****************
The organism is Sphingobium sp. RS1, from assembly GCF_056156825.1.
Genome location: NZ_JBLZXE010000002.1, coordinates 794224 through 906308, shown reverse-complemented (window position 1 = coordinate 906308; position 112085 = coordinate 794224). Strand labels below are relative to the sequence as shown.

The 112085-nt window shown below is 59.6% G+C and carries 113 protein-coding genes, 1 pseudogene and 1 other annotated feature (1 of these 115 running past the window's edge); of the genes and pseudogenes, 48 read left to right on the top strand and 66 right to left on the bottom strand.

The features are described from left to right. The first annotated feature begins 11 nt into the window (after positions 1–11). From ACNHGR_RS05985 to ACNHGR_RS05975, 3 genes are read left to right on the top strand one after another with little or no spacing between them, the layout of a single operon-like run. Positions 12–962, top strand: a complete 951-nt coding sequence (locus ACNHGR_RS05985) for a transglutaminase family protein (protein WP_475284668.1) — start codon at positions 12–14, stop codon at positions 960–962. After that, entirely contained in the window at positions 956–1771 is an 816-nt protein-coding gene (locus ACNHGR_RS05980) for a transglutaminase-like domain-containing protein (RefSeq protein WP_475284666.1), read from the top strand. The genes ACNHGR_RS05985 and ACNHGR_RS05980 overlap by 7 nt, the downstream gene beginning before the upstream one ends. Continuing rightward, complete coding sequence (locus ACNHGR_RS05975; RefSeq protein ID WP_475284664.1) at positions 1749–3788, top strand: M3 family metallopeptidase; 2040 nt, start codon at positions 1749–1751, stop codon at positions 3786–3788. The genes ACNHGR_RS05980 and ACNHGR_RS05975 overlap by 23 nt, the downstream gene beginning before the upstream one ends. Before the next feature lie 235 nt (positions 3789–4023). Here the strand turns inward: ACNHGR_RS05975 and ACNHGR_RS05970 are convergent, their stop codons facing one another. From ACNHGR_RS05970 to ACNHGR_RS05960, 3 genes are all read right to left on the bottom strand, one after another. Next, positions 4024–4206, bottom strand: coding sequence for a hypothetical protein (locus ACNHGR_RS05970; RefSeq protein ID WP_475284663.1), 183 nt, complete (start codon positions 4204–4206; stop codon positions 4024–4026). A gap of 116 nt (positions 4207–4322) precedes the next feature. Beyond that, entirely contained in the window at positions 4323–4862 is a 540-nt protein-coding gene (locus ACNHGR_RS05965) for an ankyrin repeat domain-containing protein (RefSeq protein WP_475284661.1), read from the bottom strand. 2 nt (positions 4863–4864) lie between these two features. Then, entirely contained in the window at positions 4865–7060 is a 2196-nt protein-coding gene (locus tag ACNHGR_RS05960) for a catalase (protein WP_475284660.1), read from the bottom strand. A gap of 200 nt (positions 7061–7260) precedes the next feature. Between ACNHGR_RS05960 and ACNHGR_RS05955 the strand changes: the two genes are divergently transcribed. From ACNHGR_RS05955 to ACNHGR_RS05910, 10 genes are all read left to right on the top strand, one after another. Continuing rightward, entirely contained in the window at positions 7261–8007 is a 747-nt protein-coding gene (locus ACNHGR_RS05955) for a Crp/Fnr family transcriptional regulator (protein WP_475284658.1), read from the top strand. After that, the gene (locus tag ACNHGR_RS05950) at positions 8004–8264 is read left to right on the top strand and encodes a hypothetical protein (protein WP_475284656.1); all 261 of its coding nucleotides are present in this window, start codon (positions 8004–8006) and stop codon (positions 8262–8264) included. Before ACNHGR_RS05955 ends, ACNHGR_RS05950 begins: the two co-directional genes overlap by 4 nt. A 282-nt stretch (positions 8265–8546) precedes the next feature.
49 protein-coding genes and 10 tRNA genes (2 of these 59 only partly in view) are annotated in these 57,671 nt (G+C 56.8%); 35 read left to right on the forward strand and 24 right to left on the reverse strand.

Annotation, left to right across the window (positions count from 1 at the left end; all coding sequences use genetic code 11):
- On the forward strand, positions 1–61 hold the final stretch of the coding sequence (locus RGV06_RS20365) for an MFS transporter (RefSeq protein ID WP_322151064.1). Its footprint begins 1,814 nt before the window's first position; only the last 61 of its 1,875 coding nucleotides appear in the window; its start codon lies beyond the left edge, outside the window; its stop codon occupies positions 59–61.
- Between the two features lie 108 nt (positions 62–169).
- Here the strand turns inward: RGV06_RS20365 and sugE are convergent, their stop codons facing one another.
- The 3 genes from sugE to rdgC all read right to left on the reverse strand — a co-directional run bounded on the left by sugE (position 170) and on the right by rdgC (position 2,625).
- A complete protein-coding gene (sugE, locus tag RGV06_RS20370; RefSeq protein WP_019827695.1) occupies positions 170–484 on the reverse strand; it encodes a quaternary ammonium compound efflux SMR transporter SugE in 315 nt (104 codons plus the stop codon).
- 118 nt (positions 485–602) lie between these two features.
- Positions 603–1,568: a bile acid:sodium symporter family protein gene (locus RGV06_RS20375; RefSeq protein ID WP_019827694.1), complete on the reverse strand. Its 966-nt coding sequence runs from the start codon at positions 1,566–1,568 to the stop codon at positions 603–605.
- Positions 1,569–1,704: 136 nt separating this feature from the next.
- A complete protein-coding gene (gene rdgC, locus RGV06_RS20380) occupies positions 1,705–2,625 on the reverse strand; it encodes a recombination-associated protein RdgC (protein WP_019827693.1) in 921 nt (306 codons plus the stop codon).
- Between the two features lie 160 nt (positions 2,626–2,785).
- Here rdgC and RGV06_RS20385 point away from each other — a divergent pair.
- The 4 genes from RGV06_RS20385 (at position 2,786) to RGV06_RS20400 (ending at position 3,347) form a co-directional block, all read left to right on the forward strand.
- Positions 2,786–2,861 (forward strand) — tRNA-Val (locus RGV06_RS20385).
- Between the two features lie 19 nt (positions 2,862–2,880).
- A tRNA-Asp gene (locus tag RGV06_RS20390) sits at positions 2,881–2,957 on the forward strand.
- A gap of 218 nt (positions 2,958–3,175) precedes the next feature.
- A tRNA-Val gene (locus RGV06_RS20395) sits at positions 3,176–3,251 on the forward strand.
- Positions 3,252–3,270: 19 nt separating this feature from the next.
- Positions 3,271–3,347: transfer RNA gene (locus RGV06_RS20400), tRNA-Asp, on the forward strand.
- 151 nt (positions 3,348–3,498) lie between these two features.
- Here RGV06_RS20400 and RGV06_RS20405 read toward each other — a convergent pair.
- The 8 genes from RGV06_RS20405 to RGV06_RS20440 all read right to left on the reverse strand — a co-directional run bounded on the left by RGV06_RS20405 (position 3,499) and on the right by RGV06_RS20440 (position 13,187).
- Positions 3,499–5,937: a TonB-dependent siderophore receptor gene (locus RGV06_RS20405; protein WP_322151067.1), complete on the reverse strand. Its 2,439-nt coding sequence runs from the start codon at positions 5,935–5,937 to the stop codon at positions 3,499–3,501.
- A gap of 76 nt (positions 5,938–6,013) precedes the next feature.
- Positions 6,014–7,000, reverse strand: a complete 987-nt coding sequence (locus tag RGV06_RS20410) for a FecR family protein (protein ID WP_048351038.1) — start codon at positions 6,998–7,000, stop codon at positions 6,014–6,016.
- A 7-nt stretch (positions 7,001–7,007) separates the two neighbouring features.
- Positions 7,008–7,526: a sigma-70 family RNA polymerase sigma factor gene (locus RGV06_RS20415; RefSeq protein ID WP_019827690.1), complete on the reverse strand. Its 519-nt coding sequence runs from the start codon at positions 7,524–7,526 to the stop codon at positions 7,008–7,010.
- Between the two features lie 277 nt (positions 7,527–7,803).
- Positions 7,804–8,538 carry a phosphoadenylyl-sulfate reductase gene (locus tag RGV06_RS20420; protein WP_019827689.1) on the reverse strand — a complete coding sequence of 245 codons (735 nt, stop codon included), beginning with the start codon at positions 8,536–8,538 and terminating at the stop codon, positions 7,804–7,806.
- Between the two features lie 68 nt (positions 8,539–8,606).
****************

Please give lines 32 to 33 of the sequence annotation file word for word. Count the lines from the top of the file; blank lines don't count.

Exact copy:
- A 7-nt stretch (positions 7,001–7,007) separates the two neighbouring features.
- Positions 7,008–7,526: a sigma-70 family RNA polymerase sigma factor gene (locus RGV06_RS20415; RefSeq protein ID WP_019827690.1), complete on the reverse strand. Its 519-nt coding sequence runs from the start codon at positions 7,524–7,526 to the stop codon at positions 7,008–7,010.